Arthur J. Porth, Petitioner-appellant, v. the Hon. George Templar and the United States of America,respondents-appellees.united States of America, Plaintiff-appellee, v. Arthur J. Porth, Defendant-appellant, 453 F.2d 330 (10th Cir. 1971)Annotate this Case
Dec. 3, 1971
George Washington, of Washington & Washington, Tulsa, Okl., for appellant.
Edward H. Funston, Asst. U. S. Atty., District of Kansas (Robert J. Roth, U. S. Atty., on the brief), for appellees.
Before SETH, HOLLOWAY and DOYLE, Circuit Judges.
WILLIAM E. DOYLE, Circuit Judge.
Appellant here seeks an order voiding certain conditions of probation prohibiting him from circulating materials questioning the constitutionality of the Federal Reserve System and the Federal Income Tax laws and requiring him to abstain from speaking or writing activities questioning the constitutionality of the Federal Reserve System and the Federal Income Tax laws and requiring him to obtain authorization in writing in order to leave the jurisdiction of the court.1
In 1967 appellant was convicted in the Kansas District Court on five counts charging him with failure to file withholding tax returns and failure to file an individual income tax return for the year 1963. The defendant was sentenced to the maximum period provided by law and was ordered confined for a period of study pursuant to 18 U.S.C. § 4208(c), which provision allows the court to retain jurisdiction to modify the sentence following study and report. This judgment was affirmed. United States v. Porth, 426 F.2d 519 (10th Cir. 1970), cert. denied, 400 U.S. 824, 91 S. Ct. 47, 27 L. Ed. 2d 53 (1970).
Following exhaustion of all remedies, appellant sought relief pursuant to 28 U.S.C. § 2255. Presumably this motion was denied since in November 1970 appellant was transported to the United States Hospital in Springfield, Missouri, for the study which had been prescribed. After 2 1/2 months he was returned to the sentencing court and was granted probation pursuant to the terms and conditions already noted.
Appellant has a long history of personal disagreement with the income tax laws dating back to 1954 at least. See Porth v. Brodrick, 214 F.2d 925, 926 (10th Cir. 1954), a civil action seeking to recover taxes which allegedly had been erroneously assessed. In that case we said:
It is admitted that a federal income tax may be levied under the Sixteenth Amendment and no law, rule, or regulation is referred to which impinges upon or destroys any right guaranteed the taxpayer by the Constitution. The claim is clearly unsubstantial and without merit. * * * [S]imilar allegations were said to be far-fetched and frivolous. We think the description applies to the allegations in this case.
It was undoubtedly this antipathy to income taxes on the part of the appellant which led to his 1967 conviction, and on the occasion of the review of the case in this court his belief was described as fanatical. The court in that case (opinion by Judge Pickett) said:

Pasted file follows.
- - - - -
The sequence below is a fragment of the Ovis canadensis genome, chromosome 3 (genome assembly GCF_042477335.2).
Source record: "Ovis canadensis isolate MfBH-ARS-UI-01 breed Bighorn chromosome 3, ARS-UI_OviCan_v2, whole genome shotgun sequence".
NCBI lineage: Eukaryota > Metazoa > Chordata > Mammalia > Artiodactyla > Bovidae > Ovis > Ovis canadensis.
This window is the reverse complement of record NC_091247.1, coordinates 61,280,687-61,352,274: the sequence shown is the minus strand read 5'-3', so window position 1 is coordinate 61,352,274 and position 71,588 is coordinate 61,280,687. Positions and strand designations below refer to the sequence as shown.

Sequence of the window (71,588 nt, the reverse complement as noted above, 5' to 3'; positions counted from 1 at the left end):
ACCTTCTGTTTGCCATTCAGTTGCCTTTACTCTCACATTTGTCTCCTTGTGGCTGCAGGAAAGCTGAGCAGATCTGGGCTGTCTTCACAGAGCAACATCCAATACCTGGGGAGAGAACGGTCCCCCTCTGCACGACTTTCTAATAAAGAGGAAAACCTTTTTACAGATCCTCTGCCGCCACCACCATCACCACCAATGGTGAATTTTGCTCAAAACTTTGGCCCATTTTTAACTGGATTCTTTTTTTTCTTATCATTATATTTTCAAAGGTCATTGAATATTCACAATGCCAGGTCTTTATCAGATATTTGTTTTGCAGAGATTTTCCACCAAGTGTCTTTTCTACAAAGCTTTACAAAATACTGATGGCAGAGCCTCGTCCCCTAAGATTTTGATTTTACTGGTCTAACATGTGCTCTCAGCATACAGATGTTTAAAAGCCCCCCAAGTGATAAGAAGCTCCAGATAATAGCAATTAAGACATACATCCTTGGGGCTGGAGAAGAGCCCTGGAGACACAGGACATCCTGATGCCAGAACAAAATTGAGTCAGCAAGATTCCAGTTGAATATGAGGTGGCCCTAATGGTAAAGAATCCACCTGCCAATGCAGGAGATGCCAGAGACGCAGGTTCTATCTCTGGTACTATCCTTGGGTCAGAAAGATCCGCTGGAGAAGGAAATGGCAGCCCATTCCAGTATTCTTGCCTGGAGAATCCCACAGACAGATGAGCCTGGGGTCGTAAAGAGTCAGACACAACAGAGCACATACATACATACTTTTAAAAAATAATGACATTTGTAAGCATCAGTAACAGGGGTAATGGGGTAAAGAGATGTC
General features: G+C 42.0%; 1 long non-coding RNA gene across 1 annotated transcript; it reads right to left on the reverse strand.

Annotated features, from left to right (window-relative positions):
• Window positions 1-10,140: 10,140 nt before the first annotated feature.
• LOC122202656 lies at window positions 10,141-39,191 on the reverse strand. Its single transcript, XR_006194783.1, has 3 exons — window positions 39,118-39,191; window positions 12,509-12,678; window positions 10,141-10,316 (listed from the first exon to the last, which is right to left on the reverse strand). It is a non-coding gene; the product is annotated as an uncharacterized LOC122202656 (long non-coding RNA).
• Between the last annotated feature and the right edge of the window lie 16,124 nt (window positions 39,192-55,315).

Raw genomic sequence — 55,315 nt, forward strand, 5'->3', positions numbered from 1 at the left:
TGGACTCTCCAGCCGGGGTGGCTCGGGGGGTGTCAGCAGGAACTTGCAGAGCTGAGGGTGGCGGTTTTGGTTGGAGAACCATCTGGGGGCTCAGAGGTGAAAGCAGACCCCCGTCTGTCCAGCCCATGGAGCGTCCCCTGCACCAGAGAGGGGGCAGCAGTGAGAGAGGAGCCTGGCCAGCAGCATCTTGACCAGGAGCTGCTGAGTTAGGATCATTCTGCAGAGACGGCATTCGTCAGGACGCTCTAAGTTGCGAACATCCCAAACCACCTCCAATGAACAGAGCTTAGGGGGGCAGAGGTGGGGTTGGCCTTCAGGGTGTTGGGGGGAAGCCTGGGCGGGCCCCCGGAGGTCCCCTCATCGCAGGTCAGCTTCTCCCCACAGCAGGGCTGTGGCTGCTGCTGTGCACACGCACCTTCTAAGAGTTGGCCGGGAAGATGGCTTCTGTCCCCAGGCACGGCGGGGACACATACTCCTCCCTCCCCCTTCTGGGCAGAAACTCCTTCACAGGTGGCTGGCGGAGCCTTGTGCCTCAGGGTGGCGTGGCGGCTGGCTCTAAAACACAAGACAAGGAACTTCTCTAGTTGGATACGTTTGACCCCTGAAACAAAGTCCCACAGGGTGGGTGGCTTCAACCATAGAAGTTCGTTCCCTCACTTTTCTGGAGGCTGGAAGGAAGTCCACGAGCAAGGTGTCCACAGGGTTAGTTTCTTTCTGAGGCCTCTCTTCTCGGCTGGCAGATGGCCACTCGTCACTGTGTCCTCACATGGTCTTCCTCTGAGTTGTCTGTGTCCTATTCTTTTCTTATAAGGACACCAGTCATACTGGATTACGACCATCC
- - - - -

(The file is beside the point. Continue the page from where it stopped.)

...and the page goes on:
Porth's defense primarily grew out of his long-time dislike for the taxing and money systems of the United States, his fanatical belief that they are unconstitutional, and his right to resist in good faith. 426 F.2d at 523.
Obviously, the years have not resulted in any modification or mellowing of appellant's viewpoints, for seemingly he continues unabated to conduct his personal vendetta against the money system and the income tax laws.
There was some confusion on the part of appellant as to appropriate procedure to follow in order to have the question reviewed. An appeal and a separate petition for an extraordinary writ (mandamus) have been filed. Both seek to test the validity of the conditions involved and maintain that these conditions are unconstitutional and void as arbitrary curtailment of appellant's freedom of expression and movement.
We are of the opinion, since appellant's motion collaterally attacks the judgment of the court, and since 28 U.S.C. § 2255 was available to appellant, that this case can be treated as an appeal from a judgment denying appellant's motion for collateral relief. So considered there can be no question as to our jurisdiction to entertain this review. We recognize, of course, that Sec. 2255 is not available to test the legality of matters which should have been raised on appeal from the judgment.2
It is, of course, questionable whether special conditions are appealable as such. See Judicial Review of Probation Conditions, 67 Colum. L. Rev. 181, 188-196 (1967). Inasmuch as this uncertainty exists, we deem it proper to review the matter as a Sec. 2255 case. Probation does impose substantial restraints and thus good reason exists for reviewing the restraints pursuant to 28 U.S.C. § 2255.3
The statute which authorizes the granting of probation (18 U.S.C. § 3651) provides inter alia that the judge having jurisdiction may suspend the imposition or execution of sentence when satisfied that the ends of justice and the best interests of the public as well as the defendant are served thereby, and may place the defendant on probation for such period on such terms and conditions that the court deems best. This section names specifically some of the conditions which may be imposed, including the payment of a fine, the making of restitution and support of persons for whom the accused is legally responsible. The sentencing judge has a broad power to impose conditions designed to serve the accused and the community. The only limitation is that the conditions have a reasonable relationship to the treatment of the accused and the protection of the public. The object, of course, is to produce a law abiding citizen and at the same time to protect the public against continued criminal or antisocial behavior. This court has said that the purpose of probation is to "give the convicted person an opportunity to mend his ways and to so have his freedom under conditions, or at least to have such freedom after a short period of imprisonment." Thomas v. United States, 327 F.2d 795, 797 (10th Cir. 1964).